I believe the point of cryptography is to achieve the security goals (for example, privacy); the means to that end, for most cryptography, may be to transform that data to be incomprehensible, true, however that's not necessarily the only way.

Classical Cryptography assumes that the channel is completely accessible and open to any attacker

QKD also does not assume a trusted channel, that is, one that cannot be monitored (privacy, of course, would be trivial with such a channel). Instead, QKD relies on being able to detect when that channel is monitored (which would allow the end points to take appropriate action).

So, if the question is about definitions, yes, in my opinion, QKD does fall within the definition of 'cryptography'.

BTW: QKD is not synonymous with Quantum Cryptography; certainly, QKD is one example of Quantum Cryptography (and certainly the most well-known one), however other cryptographic uses of Quantum Mechanics have been proposed.

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QKD is a method for key establishment. I guess that is part of cryptography by definition. If you have a fast QKD system you could even use the key stream as an OTP, and in that case you could even encrypt messages directly, only using XOR as an addition (and of course some method of advancing through the plaintext / ciphertext, but yeah).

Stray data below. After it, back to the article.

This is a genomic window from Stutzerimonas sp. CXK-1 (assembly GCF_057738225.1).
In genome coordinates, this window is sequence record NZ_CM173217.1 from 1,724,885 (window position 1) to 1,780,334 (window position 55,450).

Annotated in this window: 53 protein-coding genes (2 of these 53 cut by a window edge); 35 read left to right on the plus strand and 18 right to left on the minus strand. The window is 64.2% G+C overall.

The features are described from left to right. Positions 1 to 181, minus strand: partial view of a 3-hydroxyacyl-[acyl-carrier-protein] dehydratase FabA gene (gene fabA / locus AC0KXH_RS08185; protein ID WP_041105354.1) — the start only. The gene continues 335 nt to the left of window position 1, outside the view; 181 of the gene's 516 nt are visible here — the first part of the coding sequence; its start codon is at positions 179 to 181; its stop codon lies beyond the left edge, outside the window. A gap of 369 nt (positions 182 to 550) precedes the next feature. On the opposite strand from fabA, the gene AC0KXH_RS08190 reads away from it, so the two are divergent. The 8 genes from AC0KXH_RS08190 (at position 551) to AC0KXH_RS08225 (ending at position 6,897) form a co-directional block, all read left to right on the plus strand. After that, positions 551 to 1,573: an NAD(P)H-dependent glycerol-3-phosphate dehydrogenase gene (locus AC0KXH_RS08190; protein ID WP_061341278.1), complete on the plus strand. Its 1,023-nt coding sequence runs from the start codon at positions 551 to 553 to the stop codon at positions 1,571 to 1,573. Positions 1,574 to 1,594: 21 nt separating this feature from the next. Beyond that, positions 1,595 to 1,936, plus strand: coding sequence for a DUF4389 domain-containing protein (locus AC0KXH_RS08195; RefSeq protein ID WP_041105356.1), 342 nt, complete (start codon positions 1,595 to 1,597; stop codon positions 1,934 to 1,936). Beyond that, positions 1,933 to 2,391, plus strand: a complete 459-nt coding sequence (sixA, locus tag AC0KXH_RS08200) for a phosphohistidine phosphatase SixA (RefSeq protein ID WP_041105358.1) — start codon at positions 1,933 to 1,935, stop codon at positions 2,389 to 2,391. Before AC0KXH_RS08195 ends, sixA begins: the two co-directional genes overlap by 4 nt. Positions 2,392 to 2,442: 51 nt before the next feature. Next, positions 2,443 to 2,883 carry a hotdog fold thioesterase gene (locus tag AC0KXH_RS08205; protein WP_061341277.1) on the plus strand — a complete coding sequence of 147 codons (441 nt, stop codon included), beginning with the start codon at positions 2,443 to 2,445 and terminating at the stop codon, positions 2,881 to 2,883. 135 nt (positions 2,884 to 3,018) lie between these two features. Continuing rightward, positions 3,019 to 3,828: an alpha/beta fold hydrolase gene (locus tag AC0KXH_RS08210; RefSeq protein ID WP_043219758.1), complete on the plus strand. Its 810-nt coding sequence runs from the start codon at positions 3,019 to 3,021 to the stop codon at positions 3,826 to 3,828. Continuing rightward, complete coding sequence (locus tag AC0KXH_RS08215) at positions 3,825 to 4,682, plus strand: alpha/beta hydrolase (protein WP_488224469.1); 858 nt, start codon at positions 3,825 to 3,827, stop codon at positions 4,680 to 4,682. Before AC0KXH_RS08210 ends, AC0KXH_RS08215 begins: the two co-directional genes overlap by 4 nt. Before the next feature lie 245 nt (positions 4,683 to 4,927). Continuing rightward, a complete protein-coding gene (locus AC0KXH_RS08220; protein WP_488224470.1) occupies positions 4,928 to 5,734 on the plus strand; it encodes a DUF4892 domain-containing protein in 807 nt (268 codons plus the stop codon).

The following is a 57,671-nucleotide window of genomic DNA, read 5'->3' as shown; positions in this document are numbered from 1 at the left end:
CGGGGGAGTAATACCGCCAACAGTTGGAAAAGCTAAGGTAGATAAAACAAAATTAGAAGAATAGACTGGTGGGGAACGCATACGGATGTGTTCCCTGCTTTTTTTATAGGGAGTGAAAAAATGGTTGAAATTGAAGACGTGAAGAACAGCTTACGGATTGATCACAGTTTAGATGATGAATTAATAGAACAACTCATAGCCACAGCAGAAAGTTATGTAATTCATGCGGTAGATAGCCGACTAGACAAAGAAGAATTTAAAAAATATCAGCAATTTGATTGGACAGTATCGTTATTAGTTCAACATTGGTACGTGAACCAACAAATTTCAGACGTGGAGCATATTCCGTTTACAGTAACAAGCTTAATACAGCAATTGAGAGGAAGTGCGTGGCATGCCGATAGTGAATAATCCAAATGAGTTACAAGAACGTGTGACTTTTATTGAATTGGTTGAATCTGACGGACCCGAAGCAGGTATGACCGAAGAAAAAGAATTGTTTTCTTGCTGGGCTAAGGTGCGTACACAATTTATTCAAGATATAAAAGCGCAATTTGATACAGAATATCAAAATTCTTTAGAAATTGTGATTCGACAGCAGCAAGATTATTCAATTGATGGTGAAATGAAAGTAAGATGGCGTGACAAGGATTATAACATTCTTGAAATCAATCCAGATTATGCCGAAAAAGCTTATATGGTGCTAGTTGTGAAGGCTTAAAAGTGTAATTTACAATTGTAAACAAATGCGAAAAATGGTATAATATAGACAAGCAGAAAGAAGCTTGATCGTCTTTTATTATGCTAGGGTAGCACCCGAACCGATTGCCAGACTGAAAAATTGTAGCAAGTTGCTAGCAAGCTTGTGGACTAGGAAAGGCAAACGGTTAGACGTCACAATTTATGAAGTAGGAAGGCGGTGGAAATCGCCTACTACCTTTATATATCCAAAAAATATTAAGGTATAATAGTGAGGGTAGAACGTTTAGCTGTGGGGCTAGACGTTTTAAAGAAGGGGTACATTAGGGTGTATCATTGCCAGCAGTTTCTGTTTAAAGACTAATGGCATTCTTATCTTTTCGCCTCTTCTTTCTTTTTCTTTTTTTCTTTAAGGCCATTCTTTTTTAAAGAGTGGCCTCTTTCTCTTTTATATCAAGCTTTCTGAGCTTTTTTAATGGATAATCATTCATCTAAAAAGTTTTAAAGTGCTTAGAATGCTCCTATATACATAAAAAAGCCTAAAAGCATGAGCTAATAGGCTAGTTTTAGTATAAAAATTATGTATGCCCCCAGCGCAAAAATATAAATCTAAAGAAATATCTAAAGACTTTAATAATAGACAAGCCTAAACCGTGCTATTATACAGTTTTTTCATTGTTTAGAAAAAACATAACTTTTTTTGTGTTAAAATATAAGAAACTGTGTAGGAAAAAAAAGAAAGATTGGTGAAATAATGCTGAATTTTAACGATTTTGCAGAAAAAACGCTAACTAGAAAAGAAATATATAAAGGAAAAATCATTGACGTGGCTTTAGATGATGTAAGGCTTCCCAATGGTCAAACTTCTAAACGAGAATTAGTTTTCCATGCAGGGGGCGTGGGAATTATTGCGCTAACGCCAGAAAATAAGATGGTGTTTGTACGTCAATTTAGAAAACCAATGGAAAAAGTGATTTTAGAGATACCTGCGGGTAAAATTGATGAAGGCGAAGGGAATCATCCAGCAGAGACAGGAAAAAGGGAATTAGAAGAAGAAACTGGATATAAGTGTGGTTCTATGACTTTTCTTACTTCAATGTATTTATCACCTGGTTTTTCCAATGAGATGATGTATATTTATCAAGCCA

As everybody will probably accept that key establishment is part of cryptography then QKD should be considered part of cryptography.


The rest of your question is about how QKD may not be part of cryptography because of the way it operates. That's in my opinion besides the point; if it is part of a numerical system that can be used to achieve message confidentiality then it is part of cryptography. I'd also indicate that modern cryptography contains algorithms such as CSPRNG's and many other notions that are not directly about message confidentiality in a channel.

If Caesar or Vigenere would like to disagree on the definition they only have to say. They might however indicate that we should be talking about cryptology instead of cryptography in this scenario. Languages and definitions change; applying terms from classical cryptography to QKD is - in my opinion - an act of futility.

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  • $\begingroup$ It's true that Cryptography evolved to encompass more things: for example it is quite a modern development to include within Cryptography various methods for authentication and data integrity (in particular, where we may not even encrypt anything as such, but generate some signatures / tags for objects). My conceptual difficulty with QKD-as-Crypto however is not that it operates differently but rather the particular reliance on specific physical phenomenon that make it work. But perhaps it would be reasonable to say that it is not part of "Mathematical Cryptography"? Just a thought $\endgroup$
    – Amit
    Feb 7, 2023 at 11:51
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    $\begingroup$ I guess you could say that. You could also say that about entropy sources I guess. However, I don't see "mathematical cryptography" used anywhere, so make of that what you will - I guess it is relatively clear from the separate terms what you mean by it, especially if you provide context. $\endgroup$
    – Maarten Bodewes
    Feb 7, 2023 at 12:27